Overview The collection documents American Jewish Committee’s efforts to combat all forms of discrimination against the Jews in the United States. Additionally, there are materials pertaining to AJC’s work regarding other minority groups in the United States. The collection offers researchers a unique chance to see how and what was done prior to the changes in public opinion and civic and legal laws. The American Jewish Committee Records, Subject Files consists of materials created by executive offices, departments, local offices and chapters of the Committee concerning a variety of matters; foremost Jewish civil and religious rights, immigration, and the Holocaust.
Identifier: RG 4
Overview The collection consists of more than 300 autobiographies and supplementary biographical materials, such as correspondence, diaries, and documents collected by YIVO in the interest of Jewish youth research. The autobiographies were assembled through public competitions in 1932, 1934, and 1939 directed at Jewish youth aged 16-22. The collection also contains records of the contest, including lists of the contestants, correspondence with them, reports and clippings.
Dates: 1905-1940; Majority of material found within 1932-1939
Identifier: RG 89
Overview Baron Horace (Naftali Herz) de Gunzburg Collection consists of diverse materials that pertain to the state of Jews in the Russian Empire in the second half of the 19th century and to the philanthropic activities of Horace and Joseph Gunzburgs. Materials comprising the collection shed light on the Gunzburg family's involvement in improving Jewish education, civil rights movement, and their efforts to improve general well being of the Jews in the Russian Empire. Bulk of the collections consists of materials pertaining to the activities of the Hevrah Mefitsei Haskalah (Society for the Promotion of Culture Among the Jews of Russia, Rus. Обшество для Распространения Просвещения Между Евреями в России) and to the Committee for the Improvement of Daily Life of Jews in the North-West Region (Комиссия по Улучшению Повседневной Жизни Евреев в Северо-Западном Регионе)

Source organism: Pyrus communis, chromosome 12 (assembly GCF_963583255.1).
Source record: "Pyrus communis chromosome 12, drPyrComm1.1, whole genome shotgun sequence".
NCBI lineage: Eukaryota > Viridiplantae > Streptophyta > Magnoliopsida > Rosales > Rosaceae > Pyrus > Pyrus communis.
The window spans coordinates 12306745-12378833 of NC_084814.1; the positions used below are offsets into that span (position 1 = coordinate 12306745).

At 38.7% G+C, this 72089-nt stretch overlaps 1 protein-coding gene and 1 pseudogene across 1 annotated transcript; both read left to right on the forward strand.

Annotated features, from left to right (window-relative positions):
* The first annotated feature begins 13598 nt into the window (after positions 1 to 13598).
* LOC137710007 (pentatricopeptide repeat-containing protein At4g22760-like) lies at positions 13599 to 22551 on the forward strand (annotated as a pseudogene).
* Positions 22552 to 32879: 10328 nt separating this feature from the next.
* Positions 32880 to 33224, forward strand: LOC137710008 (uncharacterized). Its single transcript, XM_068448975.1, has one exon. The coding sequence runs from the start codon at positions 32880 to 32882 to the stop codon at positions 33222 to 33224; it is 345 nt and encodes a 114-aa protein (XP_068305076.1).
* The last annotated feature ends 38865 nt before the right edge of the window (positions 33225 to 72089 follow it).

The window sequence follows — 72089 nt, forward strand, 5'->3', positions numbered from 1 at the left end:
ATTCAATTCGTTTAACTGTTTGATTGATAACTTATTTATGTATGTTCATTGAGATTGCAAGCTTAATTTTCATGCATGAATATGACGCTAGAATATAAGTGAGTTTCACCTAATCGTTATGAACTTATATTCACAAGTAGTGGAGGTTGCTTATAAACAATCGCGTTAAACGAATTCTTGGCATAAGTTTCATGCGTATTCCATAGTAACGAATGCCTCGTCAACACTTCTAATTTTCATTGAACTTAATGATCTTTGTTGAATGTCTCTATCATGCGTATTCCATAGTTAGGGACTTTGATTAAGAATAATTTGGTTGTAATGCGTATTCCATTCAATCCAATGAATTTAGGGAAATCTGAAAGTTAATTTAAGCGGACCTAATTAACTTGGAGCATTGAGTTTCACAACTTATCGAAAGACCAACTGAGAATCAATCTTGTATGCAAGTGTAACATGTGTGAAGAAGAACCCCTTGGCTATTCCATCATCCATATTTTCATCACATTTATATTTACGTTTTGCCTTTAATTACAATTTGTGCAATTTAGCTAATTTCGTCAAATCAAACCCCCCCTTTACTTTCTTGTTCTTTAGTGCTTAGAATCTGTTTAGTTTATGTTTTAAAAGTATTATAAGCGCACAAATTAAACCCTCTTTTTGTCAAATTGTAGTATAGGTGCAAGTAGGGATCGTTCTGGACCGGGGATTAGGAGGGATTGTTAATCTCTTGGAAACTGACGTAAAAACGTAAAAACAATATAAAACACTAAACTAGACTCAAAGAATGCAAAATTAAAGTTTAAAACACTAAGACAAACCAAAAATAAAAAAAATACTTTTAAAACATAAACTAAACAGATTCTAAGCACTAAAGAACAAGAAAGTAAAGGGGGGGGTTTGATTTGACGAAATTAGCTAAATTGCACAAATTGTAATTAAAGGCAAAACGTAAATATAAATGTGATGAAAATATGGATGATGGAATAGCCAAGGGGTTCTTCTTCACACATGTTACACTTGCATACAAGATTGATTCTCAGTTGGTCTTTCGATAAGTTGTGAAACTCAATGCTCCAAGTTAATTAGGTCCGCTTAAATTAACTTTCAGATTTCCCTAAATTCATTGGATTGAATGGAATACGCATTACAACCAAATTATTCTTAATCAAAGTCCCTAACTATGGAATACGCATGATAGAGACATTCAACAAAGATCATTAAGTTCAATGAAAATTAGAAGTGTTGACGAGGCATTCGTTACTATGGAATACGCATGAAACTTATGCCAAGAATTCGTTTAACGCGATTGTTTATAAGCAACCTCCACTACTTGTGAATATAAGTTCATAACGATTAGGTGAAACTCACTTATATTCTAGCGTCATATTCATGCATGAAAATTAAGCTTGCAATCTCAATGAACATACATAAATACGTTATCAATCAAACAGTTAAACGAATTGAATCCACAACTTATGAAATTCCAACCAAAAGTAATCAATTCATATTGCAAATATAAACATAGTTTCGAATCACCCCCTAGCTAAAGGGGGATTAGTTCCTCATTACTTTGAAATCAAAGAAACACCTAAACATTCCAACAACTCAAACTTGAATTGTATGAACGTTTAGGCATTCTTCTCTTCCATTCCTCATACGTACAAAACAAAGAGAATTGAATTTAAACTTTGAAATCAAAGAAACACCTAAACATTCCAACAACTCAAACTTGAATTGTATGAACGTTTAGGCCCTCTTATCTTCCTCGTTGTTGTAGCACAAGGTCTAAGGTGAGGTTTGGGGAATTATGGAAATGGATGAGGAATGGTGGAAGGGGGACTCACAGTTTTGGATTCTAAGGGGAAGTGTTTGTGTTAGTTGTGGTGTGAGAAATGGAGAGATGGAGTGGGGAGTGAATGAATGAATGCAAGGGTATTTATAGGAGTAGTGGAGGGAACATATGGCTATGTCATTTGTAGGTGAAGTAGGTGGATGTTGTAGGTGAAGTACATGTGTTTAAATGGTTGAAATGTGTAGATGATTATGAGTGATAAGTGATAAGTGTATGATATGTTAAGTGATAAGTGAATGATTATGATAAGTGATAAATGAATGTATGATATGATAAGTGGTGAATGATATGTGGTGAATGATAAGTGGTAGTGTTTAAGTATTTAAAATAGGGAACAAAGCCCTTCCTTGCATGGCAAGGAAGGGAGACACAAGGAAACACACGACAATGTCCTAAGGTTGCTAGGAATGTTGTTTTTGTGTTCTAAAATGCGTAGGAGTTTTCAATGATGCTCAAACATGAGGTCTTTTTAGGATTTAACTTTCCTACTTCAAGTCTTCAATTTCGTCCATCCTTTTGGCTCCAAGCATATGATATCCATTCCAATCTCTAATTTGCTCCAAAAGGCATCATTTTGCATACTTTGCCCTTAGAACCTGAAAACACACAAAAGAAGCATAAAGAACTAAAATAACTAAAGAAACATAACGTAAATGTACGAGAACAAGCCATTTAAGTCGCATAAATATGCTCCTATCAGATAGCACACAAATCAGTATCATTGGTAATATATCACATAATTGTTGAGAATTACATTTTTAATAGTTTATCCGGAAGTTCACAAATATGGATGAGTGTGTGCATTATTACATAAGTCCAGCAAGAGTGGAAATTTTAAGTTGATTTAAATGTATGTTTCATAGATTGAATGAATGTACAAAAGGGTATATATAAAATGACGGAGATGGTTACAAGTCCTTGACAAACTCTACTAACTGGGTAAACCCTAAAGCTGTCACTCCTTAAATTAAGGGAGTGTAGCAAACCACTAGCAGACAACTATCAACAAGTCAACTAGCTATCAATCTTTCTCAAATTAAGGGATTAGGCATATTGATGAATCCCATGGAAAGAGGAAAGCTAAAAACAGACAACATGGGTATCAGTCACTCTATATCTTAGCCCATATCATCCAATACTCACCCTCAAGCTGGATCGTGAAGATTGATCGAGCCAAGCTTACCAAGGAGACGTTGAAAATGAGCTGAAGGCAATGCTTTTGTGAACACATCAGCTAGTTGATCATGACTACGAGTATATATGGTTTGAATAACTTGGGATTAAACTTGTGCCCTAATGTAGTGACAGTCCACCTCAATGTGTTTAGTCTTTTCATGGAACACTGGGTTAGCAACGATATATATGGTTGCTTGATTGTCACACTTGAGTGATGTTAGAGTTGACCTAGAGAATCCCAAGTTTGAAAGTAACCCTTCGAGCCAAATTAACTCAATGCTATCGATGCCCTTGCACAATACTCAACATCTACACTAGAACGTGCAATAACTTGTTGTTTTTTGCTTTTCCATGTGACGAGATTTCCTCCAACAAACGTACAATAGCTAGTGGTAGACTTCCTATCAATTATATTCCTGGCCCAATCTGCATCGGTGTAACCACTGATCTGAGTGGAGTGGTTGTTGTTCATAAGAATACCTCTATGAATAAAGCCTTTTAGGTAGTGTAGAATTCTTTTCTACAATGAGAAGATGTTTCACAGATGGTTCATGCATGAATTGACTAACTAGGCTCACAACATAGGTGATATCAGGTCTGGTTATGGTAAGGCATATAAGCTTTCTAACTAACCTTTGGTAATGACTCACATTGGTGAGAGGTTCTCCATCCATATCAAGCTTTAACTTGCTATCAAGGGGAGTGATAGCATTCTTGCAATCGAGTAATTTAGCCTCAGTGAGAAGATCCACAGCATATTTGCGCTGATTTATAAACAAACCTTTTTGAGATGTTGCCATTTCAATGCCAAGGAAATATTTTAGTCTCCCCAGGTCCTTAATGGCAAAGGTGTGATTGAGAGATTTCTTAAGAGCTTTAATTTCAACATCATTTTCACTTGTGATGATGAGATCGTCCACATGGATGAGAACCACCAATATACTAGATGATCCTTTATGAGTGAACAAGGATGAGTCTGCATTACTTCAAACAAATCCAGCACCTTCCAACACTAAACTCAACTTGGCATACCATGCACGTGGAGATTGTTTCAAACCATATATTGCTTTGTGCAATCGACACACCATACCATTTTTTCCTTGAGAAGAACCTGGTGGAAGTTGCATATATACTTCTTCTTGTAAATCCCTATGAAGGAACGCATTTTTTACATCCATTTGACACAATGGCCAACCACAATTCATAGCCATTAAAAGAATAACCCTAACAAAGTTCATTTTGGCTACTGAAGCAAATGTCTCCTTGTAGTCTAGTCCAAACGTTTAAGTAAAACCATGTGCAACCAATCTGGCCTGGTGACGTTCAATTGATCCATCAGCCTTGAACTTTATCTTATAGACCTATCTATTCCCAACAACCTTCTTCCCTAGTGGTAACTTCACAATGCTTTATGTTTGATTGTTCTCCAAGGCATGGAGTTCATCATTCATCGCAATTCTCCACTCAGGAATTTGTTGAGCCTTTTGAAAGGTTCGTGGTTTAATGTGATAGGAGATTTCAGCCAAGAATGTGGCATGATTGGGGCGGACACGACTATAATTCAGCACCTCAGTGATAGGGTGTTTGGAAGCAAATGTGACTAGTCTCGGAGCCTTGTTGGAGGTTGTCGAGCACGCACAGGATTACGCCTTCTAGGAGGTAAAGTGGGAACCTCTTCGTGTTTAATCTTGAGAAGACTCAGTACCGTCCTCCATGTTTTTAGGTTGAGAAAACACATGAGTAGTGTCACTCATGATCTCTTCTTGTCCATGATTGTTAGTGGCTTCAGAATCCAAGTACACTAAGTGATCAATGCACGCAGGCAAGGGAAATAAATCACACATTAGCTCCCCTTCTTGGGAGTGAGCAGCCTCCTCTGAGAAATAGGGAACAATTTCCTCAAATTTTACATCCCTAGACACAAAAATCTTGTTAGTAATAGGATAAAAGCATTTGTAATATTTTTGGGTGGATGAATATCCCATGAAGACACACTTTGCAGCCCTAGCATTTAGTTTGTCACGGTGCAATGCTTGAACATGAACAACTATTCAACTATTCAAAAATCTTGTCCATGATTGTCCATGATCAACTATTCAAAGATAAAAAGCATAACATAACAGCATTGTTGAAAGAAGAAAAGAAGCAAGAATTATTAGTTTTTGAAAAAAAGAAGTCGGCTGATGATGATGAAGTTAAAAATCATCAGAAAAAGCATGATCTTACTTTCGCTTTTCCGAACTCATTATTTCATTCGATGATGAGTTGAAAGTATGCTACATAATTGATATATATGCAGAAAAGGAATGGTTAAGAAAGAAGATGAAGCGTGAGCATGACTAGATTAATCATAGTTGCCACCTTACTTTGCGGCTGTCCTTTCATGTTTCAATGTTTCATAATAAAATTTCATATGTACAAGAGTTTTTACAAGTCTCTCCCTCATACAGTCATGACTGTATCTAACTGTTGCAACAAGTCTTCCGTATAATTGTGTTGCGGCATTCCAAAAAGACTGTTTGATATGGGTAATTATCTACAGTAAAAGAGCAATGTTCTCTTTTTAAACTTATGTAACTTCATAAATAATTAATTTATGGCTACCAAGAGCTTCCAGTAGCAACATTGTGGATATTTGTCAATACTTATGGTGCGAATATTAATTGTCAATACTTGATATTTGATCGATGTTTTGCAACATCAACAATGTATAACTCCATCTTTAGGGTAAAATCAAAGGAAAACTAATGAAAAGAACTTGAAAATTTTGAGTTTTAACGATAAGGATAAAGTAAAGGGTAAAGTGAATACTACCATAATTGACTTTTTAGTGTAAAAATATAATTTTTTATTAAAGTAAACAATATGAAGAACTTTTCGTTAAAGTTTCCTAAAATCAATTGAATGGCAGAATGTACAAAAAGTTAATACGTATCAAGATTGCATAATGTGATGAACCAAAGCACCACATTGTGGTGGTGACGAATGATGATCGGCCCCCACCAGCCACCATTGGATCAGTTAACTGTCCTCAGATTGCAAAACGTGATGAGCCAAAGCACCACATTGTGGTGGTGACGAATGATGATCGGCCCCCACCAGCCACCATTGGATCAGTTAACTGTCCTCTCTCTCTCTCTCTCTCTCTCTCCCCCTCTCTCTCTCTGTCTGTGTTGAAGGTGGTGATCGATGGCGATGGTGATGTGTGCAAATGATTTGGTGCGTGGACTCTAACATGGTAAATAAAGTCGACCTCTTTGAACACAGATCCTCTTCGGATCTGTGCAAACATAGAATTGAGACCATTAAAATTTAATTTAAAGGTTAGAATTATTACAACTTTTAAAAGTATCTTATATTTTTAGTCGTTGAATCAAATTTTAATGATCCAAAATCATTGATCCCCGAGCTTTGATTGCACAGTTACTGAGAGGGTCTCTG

Identifier: RG 1401
Overview The collection contains the records of the Foreign Committee of the Bund, a Jewish political party espousing socialist democratic ideology as well as cultural Yiddishism and Jewish national autonomism. While a Central Committee led the Bund in the Russian empire, outside of Russia the party was represented by its Foreign Committee, which was based in Geneva, Switzerland. During the period when the Bund had no legal status or was semi-legal in Russia, the Foreign Committee assumed many important organizational functions of the party apparatus.
Dates: undated, 1893-1933; Majority of material found in 1898-1916
Identifier: RG 3
Overview This collection consists of the correspondence of Zalman Reyzin, and correspondence to the Union of Yiddish Writers and Journalists in Vilna. In addition, it contains fragments of literary collections which were part of the YIVO Archives in Vilna before 1941 and of materials which originated in Jewish institutions of higher learning in the Soviet Union, specifically the Institut Far Yidisher Proletarisher Kultur (Institute for Jewish Proletarian Culture) in Kiev and Invayskult in Minsk. The collection was formed in the YIVO Archives in New York ca. 1950. The bulk of the collection comprises files on about 600 Yiddish writers from Eastern Europe consisting of autobiographical notes and letters, biographies, bibliographies, manuscripts and typewritten copies, newspaper clippings, commemorative materials, announcements about lectures.